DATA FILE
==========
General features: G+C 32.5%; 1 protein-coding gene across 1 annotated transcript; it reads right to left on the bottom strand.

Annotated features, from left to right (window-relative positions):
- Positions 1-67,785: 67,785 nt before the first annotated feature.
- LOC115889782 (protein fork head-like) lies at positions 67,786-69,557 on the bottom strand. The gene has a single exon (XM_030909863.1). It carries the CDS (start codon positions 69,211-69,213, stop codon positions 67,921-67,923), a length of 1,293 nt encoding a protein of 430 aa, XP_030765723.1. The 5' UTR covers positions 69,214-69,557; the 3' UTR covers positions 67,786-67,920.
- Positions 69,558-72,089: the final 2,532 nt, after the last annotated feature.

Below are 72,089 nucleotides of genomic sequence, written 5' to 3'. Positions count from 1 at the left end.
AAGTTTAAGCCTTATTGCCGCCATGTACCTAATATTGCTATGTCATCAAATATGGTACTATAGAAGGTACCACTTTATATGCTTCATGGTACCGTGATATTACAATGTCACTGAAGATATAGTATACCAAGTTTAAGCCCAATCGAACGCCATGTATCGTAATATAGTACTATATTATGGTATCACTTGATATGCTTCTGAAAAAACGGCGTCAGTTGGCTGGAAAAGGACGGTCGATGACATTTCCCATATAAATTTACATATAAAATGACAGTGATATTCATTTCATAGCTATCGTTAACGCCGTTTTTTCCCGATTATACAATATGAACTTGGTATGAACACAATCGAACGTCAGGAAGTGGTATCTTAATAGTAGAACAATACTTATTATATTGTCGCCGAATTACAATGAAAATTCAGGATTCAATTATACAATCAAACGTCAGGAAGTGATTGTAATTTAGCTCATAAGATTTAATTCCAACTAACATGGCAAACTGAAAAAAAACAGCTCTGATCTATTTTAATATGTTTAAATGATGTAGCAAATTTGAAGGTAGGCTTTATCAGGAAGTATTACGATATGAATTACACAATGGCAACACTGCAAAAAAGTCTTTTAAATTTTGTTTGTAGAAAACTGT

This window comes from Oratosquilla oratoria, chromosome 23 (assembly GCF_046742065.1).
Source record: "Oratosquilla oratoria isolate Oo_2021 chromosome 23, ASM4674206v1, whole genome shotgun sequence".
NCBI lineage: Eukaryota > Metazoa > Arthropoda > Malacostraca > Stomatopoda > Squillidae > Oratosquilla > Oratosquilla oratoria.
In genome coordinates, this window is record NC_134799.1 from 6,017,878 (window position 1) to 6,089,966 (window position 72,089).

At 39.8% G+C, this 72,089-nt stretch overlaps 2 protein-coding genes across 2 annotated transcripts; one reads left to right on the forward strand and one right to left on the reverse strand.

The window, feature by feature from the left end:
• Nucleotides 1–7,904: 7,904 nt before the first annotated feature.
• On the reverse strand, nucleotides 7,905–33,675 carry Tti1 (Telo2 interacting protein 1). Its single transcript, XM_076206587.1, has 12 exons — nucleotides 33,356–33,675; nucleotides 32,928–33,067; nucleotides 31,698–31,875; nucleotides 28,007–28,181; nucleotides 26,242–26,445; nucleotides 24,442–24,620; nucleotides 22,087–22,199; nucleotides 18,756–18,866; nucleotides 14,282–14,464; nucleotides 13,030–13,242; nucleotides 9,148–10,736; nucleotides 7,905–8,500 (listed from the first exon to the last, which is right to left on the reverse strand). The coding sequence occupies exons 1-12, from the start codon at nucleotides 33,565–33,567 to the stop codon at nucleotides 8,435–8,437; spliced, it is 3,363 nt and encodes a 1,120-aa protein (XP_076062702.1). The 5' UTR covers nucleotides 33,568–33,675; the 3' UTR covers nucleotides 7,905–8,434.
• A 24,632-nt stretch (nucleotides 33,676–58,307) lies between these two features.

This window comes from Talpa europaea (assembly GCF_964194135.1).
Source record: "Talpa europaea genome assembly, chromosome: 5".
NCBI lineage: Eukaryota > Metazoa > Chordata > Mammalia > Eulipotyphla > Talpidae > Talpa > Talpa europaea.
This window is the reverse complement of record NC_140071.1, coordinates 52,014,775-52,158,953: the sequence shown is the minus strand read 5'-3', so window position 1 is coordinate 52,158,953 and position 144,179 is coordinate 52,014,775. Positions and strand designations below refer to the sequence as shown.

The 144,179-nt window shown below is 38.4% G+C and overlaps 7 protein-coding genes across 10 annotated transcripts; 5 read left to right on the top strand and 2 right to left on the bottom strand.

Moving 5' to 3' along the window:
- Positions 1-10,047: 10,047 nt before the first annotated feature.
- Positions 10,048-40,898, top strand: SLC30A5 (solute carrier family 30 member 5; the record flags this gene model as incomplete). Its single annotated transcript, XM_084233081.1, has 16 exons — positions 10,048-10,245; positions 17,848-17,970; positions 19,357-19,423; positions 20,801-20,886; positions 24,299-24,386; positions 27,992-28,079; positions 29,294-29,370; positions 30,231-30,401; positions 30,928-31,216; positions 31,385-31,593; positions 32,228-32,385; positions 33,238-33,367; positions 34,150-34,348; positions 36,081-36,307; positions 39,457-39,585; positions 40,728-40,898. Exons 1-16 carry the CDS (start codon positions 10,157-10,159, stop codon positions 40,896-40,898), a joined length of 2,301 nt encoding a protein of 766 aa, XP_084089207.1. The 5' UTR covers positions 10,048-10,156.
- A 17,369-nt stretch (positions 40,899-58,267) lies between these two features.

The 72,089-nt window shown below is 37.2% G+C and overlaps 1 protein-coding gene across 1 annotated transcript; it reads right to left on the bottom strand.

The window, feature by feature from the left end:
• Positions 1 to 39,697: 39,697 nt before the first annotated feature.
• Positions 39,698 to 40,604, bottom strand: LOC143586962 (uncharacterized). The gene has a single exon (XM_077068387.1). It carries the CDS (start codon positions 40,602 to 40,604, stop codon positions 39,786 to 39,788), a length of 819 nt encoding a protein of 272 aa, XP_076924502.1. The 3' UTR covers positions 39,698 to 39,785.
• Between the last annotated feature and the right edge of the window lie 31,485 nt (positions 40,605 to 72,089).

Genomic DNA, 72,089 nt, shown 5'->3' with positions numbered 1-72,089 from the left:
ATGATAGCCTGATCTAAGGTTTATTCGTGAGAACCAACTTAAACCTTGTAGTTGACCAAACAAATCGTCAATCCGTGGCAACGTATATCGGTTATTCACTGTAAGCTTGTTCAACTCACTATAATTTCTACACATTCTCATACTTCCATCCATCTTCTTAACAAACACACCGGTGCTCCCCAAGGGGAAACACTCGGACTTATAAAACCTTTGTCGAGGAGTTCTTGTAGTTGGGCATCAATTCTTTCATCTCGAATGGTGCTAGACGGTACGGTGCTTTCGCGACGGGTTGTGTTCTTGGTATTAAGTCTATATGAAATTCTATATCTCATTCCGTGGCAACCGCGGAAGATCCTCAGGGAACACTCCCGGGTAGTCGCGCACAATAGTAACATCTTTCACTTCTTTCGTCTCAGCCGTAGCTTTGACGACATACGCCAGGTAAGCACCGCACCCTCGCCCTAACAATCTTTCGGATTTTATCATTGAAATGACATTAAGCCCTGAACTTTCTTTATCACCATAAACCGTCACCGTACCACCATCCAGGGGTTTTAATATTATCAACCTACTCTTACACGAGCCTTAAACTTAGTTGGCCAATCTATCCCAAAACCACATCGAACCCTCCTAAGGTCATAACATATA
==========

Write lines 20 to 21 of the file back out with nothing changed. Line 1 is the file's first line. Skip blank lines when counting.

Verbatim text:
This window is the reverse complement of record NC_140071.1, coordinates 52,014,775-52,158,953: the sequence shown is the minus strand read 5'-3', so window position 1 is coordinate 52,158,953 and position 144,179 is coordinate 52,014,775. Positions and strand designations below refer to the sequence as shown.

The 144,179-nt window shown below is 38.4% G+C and overlaps 7 protein-coding genes across 10 annotated transcripts; 5 read left to right on the top strand and 2 right to left on the bottom strand.